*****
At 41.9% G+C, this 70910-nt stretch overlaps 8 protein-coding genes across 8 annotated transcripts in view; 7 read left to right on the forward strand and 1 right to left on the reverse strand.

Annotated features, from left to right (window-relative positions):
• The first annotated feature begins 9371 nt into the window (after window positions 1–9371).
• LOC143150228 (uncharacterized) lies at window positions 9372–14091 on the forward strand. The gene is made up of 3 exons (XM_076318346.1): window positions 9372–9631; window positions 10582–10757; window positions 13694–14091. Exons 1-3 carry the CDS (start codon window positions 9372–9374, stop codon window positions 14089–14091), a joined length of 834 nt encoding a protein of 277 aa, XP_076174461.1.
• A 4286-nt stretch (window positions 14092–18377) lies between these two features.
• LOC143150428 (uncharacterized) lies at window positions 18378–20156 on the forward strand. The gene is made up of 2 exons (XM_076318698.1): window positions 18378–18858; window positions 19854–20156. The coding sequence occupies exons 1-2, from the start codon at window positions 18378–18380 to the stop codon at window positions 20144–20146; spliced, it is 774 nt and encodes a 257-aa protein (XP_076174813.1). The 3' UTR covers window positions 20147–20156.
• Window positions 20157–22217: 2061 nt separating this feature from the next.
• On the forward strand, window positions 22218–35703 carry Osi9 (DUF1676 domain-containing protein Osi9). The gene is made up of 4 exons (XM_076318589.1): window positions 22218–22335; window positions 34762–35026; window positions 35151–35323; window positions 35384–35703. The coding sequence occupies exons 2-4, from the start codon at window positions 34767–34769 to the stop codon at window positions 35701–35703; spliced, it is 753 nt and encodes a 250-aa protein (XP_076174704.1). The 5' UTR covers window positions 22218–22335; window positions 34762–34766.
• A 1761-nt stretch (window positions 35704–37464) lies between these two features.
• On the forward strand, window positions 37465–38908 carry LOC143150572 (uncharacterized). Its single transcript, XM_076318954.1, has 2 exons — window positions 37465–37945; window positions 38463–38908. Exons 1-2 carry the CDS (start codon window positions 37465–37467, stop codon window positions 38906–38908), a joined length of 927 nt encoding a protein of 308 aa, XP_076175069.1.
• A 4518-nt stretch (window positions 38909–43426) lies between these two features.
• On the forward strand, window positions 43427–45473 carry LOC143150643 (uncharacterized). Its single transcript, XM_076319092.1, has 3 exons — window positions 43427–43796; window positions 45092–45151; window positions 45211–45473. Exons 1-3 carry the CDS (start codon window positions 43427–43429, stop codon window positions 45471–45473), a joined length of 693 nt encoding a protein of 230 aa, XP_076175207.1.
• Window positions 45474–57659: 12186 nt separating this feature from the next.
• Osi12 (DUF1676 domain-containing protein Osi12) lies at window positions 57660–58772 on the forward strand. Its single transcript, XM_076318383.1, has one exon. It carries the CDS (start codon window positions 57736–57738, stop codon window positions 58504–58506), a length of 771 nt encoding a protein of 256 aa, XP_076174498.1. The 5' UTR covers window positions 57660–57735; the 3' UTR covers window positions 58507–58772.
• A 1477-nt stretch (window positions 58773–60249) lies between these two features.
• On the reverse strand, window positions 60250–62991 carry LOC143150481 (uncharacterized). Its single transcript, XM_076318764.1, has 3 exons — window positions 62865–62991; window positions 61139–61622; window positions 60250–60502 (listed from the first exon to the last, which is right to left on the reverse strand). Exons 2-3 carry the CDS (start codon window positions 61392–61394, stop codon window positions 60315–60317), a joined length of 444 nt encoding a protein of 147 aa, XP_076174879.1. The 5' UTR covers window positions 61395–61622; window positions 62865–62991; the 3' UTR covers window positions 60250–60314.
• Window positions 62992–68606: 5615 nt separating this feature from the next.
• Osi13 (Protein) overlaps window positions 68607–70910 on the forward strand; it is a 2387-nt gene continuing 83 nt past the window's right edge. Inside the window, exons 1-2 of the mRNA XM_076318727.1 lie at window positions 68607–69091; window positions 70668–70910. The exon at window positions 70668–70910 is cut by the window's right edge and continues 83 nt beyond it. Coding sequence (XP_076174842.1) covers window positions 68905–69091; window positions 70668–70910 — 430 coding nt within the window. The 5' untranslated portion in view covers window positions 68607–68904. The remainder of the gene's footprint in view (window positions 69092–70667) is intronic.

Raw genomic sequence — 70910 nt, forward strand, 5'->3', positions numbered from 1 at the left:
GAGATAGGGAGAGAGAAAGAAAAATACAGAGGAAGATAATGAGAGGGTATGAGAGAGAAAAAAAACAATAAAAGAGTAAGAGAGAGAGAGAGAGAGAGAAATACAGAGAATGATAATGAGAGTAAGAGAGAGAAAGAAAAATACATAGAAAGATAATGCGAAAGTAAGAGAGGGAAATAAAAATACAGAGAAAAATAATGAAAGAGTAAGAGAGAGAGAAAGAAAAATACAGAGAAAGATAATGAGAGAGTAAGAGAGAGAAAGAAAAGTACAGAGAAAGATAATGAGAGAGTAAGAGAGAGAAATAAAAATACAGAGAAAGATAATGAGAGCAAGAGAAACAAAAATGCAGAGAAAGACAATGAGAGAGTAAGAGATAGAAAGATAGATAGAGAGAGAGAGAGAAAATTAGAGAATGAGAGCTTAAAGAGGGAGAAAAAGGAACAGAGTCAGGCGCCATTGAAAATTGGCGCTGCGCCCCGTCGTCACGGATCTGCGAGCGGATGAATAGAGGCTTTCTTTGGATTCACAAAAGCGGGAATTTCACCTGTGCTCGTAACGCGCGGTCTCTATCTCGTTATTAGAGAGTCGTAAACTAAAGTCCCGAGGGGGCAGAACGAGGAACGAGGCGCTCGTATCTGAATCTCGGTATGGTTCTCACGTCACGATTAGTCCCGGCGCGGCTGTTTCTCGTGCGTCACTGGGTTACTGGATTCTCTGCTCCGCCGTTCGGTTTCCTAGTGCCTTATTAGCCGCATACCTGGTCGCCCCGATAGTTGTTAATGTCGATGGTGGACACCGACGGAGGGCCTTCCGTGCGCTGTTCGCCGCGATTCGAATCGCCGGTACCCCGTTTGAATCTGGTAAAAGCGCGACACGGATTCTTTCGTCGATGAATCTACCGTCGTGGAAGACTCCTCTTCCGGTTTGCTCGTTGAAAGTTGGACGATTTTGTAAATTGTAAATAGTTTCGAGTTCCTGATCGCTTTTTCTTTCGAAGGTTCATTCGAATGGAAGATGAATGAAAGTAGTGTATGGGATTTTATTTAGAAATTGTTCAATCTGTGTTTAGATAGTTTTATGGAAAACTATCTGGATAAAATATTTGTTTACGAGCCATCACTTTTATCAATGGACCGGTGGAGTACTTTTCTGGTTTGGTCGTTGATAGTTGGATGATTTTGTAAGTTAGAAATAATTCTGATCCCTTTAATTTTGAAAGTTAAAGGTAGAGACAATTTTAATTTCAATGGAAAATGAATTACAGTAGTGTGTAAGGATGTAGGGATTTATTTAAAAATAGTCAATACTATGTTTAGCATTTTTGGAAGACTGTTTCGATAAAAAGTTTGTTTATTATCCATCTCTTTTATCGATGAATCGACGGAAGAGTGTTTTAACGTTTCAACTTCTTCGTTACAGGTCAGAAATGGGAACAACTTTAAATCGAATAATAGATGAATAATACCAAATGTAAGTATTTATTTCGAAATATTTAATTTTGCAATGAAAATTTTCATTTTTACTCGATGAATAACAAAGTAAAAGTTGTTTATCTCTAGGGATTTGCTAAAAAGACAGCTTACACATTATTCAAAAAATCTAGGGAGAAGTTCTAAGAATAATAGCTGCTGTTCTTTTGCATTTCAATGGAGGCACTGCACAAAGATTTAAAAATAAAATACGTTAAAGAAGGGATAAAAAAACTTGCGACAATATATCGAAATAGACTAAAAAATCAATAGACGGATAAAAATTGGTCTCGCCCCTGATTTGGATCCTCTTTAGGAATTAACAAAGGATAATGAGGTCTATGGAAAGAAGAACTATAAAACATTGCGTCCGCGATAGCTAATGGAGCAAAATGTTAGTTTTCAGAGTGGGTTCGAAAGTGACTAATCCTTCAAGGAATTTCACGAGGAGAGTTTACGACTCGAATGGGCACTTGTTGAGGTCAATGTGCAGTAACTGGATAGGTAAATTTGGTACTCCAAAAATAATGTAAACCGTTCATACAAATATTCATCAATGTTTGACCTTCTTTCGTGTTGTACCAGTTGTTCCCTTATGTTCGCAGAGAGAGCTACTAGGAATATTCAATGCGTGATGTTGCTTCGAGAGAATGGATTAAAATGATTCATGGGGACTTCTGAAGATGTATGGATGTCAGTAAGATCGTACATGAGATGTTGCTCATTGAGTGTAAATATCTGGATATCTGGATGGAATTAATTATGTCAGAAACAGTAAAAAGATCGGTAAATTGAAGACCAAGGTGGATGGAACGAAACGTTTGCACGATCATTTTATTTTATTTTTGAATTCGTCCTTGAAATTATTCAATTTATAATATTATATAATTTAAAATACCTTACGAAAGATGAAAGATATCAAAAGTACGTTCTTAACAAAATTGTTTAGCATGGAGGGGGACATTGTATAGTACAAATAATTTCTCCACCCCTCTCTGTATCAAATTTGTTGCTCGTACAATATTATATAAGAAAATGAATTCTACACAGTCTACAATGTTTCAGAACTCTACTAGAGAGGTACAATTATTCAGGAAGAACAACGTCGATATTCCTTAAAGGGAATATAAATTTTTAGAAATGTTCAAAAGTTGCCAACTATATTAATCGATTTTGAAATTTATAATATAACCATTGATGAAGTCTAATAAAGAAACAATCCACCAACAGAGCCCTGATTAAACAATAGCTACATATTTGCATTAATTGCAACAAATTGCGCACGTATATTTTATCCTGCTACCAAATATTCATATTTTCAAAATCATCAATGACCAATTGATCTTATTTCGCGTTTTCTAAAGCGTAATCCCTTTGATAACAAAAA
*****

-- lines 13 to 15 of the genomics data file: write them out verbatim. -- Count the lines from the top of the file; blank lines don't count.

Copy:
• Window positions 45474–57659: 12186 nt separating this feature from the next.
• Osi12 (DUF1676 domain-containing protein Osi12) lies at window positions 57660–58772 on the forward strand. Its single transcript, XM_076318383.1, has one exon. It carries the CDS (start codon window positions 57736–57738, stop codon window positions 58504–58506), a length of 771 nt encoding a protein of 256 aa, XP_076174498.1. The 5' UTR covers window positions 57660–57735; the 3' UTR covers window positions 58507–58772.
• A 1477-nt stretch (window positions 58773–60249) lies between these two features.